As you may have read, I completed a dissertation this summer. The topic was something I have been thinking about for a while. In the paper, I summarised the problem I was addressing with the word Hierarchy. However, I wanted to address issues of authority, abuse of power, and what are unquestionably malformed leadership structures in the church. A simply question I wanted to examine was, “is abuse of power a feature or a bug of the church’s hierarchical leadership?”
My basic premise was based on the question (to borrow a phrase from Skye Jethani’s book series), “What if Jesus was serious about leadership and power?” and begins with a statement he made during the Last Supper.
Jesus said to them, ‘The kings of the Gentiles lord it over them; and those who exercise authority over them call themselves Benefactors. But you are not to be like that. Instead, the greatest among you should be like the youngest, and the one who rules like the one who serves. For who is greater, the one who is at the table or the one who serves? Is it not the one who is at the table? But I am among you as one who serves.Luke 22: 25–27 (NIVUK)
While that was the core passage, the New Testament resonates with the idea that one person should not have authority over another in the church. (I’m sure some have a verse here or there to argue this point… don’t worry, we’ll get there.)
The Impact of Christendom
From that passage, it is difficult to argue that Jesus was unclear regarding how he viewed leadership within his kingdom and church. Yet, the advent of Christendom in the 4th century saw the institutionalisation of the church’s gradual shift from a communal leadership structure to a rigid hierarchical leadership model. (I wrote a bit about Christendom over here last year)
That shift has forever changed the church and how it functions.
As the church became increasingly hierarchical in structure, the church’s ministry shifted into the control of a small group of men, while the remainder of the church became passive spectators. Rather than the church being a family one was part of, it became an event one participated in each Sunday.
While the Reformation addressed some abuses existing within the church, the church’s hierarchical structure was not one of them. While the leaders of the Reformation did initially reemphasise the New Testament theme of “the priesthood of all believers”, in the end, they simply replaced the priest with the pastor. Church continued to be an event, and faith continued cut off from the day-to-day lives of most people.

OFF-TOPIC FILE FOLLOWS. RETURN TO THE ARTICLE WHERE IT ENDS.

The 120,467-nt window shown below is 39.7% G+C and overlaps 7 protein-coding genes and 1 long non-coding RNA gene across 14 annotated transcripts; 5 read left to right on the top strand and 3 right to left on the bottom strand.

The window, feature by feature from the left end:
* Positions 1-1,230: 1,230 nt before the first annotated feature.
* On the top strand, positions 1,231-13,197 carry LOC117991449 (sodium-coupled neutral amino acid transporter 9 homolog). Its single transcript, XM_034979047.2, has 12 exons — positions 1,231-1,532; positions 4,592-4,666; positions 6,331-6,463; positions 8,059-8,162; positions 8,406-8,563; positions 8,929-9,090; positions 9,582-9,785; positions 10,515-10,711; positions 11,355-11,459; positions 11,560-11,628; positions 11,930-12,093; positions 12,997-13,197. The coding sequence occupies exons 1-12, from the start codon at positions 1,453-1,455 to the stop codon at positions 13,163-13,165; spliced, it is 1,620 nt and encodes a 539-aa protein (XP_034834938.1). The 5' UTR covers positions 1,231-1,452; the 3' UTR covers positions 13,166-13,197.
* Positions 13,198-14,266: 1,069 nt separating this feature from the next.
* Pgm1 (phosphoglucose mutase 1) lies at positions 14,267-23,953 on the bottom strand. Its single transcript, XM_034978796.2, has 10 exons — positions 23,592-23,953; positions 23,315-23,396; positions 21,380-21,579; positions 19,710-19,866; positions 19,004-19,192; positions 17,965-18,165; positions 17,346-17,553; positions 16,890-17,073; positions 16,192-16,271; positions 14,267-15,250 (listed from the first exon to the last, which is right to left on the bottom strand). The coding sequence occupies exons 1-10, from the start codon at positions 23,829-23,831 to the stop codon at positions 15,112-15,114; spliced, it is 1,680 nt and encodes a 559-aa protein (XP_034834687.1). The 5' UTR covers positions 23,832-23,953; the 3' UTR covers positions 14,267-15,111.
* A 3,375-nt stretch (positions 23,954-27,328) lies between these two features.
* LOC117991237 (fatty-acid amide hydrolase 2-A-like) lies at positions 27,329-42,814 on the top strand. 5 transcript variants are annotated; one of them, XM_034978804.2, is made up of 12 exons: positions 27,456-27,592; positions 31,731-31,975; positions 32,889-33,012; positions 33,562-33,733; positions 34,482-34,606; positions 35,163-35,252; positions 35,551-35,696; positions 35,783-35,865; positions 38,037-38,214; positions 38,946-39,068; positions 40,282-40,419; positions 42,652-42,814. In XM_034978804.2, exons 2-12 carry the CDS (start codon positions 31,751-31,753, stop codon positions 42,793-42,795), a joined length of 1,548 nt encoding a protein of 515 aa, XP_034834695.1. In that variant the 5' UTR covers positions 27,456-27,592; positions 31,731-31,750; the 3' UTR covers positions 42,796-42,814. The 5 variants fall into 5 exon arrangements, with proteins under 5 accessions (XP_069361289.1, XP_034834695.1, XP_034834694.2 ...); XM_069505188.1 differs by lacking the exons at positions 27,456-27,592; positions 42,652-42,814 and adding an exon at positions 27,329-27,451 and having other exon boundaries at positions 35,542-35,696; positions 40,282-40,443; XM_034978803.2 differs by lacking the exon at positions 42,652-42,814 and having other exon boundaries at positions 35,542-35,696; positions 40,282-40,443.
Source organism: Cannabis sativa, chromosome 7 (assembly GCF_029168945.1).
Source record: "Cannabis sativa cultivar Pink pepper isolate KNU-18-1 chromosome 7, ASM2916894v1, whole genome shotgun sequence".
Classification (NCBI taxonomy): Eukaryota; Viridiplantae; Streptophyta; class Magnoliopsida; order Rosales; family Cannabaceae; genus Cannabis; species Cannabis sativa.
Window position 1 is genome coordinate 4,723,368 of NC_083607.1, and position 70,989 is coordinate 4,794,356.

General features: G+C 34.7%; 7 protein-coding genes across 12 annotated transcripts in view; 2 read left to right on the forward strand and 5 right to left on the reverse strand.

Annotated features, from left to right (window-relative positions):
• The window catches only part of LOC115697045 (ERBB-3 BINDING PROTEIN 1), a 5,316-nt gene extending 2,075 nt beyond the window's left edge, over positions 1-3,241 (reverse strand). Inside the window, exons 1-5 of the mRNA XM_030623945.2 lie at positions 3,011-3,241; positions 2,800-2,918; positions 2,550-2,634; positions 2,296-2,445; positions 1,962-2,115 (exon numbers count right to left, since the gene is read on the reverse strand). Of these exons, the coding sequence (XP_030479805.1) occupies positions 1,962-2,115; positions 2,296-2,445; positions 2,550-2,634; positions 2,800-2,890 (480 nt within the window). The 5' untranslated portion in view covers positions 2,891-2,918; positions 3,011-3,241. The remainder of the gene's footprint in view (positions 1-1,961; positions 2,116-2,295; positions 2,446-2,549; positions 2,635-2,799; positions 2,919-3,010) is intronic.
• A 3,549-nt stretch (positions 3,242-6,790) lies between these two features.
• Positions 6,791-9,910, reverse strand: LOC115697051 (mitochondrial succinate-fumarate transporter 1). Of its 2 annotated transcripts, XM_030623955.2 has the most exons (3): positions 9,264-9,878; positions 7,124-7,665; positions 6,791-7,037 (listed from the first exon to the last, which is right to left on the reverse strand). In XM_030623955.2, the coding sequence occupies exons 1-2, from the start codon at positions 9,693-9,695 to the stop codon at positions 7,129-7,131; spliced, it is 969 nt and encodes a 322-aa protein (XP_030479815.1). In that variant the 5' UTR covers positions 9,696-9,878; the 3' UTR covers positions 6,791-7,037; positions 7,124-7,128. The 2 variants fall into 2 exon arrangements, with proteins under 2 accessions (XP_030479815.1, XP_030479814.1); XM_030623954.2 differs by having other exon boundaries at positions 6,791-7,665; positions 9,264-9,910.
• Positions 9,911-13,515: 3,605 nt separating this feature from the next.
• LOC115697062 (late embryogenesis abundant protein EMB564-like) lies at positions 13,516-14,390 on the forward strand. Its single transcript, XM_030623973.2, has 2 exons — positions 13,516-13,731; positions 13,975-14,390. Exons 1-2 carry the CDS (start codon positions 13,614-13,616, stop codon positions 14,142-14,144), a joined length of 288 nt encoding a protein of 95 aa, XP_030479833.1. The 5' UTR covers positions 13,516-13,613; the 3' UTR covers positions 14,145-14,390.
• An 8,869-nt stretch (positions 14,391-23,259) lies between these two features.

At the same time that the connection with the church waned in most people’s lives, the authority of the church over people’s lives grew. Inquisitions. Burning of Heretics. Here in Ireland, things like the Laundries and the Mother and Baby homes demonstrate the horrible abuse of power the church exerted upon those under its authority.
Not only was the church no longer a family we belonged to, it had also become a brutal enforcer of the life it envisioned for its adherents.
The more power it gained—the more power it had to protect—the more brutal it became.
The Definition of Insanity
It is often said that the definition of insanity is doing the same thing and expecting different results.
And it is here where for many, a disconnect exists.
While few church leaders would deny the church’s history of control and abuse, the disconnect comes when the hierarchical leadership structures which facilitated that abuse are defended as our best, and perhaps only leadership option.
I believe there are many pastors who sincerely desire to see transformation happen in the lives of their congregation and their community. However, they work within systems that do not tolerate challenges to that system (again, those with power will protect their power).
I believe most pastors sincerely want to see the people in their churches living as a family. They want to see people more involved in the life of the church. They desire to see people’s faith integrated into their whole lives.
But, they are attempting to accomplish this within the Christendom model—the very model that centred the church around the priest/pastor while relegating all remaining Jesus followers to spectators. They are trying to build community using the very system that ended the church as community.
The Christendom model bears great responsibility for the current state of the church. Using that model better or more effectively will not…it simply cannot produce different results…let alone undo what Christendom has done.
In the weeks ahead, I want to dig more into issues of power and its uses and effect on the church.
And rather than simply yelling into the void, I will present an alternative. A shared leadership model, which I believe aligns with the words of Jesus and the thrust of the New Testament.
A Feature or a Bug?
There is a well-known question regarding software which asks if an aspect is a bug or a feature. Meaning does the problem happen because there is a glitch, or is the problem inherent in the system?
The question the church needs to wrestle with is similar.
” Is the seeking of power and abuse of power a bug in our hierarchical leadership model, or is it a feature?
If it is a bug, then we can tweak it and “fix it.”
If it is a feature, then the whole structure needs to be reimagined. I believe Jesus gave us a way forward. We’ll dig into this a bit more in the weeks ahead. I’d love to hear your initial thoughts.